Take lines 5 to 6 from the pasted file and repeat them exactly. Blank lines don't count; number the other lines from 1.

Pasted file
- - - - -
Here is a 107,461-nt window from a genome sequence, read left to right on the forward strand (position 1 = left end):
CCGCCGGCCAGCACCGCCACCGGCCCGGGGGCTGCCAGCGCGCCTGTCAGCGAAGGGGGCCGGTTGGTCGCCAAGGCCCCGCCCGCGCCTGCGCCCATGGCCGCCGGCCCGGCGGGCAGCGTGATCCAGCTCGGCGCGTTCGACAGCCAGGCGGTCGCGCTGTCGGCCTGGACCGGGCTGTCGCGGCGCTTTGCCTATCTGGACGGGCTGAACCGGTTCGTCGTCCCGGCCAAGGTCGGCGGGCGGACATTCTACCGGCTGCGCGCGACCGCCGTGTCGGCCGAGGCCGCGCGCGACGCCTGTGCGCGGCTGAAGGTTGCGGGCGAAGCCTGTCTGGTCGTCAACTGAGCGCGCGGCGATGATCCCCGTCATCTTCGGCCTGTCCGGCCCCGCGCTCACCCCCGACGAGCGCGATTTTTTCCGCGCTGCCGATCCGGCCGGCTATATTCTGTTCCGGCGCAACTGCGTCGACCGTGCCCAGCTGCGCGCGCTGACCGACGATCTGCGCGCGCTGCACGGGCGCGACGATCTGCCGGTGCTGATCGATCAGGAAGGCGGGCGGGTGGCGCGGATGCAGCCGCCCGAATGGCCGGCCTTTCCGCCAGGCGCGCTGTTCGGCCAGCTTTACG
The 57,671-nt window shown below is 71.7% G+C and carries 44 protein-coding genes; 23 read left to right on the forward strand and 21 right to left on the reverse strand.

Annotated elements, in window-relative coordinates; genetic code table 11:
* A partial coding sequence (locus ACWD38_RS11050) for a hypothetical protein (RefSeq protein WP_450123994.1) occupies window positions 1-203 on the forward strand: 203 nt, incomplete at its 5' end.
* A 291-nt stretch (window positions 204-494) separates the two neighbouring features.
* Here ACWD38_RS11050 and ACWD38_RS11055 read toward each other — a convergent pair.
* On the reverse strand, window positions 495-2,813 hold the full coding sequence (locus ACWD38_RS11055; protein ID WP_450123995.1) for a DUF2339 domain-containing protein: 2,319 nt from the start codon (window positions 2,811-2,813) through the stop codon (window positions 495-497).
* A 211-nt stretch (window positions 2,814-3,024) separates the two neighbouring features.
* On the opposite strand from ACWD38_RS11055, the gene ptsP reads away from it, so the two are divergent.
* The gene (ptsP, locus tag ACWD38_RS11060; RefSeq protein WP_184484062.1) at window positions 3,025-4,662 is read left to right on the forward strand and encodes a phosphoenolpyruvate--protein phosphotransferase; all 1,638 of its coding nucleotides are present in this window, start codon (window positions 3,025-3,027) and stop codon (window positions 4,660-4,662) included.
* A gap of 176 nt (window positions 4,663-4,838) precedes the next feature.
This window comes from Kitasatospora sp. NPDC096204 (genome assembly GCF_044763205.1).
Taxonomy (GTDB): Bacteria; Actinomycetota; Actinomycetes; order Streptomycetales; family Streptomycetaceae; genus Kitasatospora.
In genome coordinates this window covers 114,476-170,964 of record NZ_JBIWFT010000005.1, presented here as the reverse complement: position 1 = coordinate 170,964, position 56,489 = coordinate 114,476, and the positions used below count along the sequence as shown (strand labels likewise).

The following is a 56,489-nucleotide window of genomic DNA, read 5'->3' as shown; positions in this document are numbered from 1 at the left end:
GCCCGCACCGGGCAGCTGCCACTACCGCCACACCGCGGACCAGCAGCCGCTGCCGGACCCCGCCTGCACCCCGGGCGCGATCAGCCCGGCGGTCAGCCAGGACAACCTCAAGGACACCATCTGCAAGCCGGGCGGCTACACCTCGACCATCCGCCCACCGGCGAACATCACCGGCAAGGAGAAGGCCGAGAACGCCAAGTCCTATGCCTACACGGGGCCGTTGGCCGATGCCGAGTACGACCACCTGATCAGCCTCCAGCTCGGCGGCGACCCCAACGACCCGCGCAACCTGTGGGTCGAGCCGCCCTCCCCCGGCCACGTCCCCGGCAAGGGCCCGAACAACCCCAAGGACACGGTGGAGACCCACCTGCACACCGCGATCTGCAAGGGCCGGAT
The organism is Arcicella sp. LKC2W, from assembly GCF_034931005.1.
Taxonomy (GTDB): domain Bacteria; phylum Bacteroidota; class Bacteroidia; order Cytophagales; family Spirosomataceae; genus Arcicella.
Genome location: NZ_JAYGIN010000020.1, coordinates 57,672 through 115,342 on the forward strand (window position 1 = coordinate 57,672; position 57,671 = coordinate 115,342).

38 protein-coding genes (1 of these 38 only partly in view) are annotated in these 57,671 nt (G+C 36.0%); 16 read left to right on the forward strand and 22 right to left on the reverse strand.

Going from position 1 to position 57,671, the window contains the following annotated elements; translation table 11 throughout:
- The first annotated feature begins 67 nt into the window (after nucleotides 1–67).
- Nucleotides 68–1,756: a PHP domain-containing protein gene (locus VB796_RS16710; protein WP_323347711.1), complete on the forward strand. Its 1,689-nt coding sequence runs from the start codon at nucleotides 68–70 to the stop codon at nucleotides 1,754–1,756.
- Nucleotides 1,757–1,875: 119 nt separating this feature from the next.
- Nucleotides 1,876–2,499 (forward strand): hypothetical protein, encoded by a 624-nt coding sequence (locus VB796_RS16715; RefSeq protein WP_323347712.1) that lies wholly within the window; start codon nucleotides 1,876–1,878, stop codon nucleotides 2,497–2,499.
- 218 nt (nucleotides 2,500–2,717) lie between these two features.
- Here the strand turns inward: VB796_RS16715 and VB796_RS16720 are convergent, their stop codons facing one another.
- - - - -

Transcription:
* A partial coding sequence (locus ACWD38_RS11050) for a hypothetical protein (RefSeq protein WP_450123994.1) occupies window positions 1-203 on the forward strand: 203 nt, incomplete at its 5' end.
* A 291-nt stretch (window positions 204-494) separates the two neighbouring features.